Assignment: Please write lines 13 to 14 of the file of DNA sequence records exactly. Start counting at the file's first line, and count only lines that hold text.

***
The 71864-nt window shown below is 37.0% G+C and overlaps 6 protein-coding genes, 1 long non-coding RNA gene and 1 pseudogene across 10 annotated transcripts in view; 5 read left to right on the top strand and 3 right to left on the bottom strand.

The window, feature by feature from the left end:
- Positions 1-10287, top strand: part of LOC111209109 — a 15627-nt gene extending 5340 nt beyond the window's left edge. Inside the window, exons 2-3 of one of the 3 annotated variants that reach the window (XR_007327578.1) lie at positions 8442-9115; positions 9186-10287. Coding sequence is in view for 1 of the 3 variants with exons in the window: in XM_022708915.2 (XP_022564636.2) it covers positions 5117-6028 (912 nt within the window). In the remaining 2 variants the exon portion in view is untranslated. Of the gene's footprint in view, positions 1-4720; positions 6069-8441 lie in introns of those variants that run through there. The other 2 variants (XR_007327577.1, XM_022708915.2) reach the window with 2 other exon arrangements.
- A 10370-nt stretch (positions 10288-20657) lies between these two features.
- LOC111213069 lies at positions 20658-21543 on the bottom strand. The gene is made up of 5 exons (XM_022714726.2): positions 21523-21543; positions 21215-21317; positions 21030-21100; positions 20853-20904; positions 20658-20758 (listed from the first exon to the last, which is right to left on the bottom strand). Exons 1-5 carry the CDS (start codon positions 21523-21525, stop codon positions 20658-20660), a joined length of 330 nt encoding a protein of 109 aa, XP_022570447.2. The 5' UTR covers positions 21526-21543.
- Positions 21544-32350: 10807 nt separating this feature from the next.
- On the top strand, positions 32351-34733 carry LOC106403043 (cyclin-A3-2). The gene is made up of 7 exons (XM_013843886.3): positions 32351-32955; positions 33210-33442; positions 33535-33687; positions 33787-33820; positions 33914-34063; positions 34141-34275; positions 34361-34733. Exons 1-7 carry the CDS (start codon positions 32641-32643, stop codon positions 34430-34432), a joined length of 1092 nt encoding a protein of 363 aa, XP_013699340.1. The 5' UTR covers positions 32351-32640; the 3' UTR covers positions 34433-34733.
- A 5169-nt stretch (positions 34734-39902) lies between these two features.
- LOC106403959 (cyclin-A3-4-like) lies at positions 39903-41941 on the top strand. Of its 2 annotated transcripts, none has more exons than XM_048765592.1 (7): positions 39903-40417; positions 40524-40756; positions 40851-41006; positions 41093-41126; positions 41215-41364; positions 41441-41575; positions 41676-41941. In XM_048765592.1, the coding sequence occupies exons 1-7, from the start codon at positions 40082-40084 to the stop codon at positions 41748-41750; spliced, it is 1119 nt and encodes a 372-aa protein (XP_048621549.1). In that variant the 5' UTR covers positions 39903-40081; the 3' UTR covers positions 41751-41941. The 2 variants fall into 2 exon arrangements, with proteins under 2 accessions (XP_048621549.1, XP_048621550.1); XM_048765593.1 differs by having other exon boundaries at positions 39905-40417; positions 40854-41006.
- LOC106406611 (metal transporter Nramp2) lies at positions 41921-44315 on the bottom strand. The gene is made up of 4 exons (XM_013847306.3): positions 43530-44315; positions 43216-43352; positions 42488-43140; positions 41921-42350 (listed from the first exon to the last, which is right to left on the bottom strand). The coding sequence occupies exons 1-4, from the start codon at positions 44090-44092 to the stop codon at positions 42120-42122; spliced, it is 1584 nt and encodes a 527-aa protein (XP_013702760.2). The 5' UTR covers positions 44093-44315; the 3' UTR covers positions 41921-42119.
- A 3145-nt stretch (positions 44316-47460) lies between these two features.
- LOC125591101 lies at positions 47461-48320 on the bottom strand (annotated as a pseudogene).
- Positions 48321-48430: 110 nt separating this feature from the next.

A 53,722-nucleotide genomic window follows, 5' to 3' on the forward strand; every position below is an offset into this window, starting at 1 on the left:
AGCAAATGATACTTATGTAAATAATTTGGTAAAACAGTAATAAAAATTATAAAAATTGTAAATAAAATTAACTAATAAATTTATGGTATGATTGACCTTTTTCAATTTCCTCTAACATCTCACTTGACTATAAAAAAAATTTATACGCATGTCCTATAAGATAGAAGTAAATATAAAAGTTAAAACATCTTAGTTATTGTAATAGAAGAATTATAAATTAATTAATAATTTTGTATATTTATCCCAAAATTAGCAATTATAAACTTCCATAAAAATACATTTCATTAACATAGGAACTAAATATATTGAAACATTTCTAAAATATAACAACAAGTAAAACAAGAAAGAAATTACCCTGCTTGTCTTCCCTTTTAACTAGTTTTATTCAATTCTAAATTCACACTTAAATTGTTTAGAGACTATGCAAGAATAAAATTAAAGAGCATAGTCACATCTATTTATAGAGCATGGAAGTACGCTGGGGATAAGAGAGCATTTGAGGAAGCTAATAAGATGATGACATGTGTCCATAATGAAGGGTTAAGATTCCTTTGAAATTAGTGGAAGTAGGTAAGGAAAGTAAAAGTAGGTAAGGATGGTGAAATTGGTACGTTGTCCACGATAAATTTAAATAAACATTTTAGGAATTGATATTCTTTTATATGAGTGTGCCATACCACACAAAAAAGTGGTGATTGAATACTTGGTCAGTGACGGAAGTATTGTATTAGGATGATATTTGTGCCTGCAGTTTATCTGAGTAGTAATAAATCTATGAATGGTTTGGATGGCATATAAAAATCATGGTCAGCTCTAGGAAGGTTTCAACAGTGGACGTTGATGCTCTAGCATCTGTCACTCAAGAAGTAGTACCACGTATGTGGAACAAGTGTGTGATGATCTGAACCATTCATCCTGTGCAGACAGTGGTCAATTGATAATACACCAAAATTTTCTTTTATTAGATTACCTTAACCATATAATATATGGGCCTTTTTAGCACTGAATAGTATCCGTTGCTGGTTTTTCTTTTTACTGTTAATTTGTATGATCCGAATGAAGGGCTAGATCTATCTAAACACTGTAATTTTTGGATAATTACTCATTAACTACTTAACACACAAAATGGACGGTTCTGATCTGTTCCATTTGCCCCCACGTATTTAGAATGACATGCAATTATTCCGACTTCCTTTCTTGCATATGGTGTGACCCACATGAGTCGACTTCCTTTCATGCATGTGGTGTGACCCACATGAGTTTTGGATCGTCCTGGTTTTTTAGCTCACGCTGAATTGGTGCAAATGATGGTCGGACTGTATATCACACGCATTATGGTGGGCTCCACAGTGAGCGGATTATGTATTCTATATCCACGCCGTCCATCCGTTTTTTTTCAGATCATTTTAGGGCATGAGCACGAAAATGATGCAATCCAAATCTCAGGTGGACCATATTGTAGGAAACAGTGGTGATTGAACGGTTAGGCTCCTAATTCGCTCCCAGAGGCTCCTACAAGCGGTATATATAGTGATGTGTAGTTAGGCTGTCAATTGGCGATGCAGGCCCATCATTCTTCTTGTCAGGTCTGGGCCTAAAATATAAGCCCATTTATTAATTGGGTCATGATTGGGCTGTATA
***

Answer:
- Positions 48321-48430: 110 nt separating this feature from the next.

A 53,722-nucleotide genomic window follows, 5' to 3' on the forward strand; every position below is an offset into this window, starting at 1 on the left: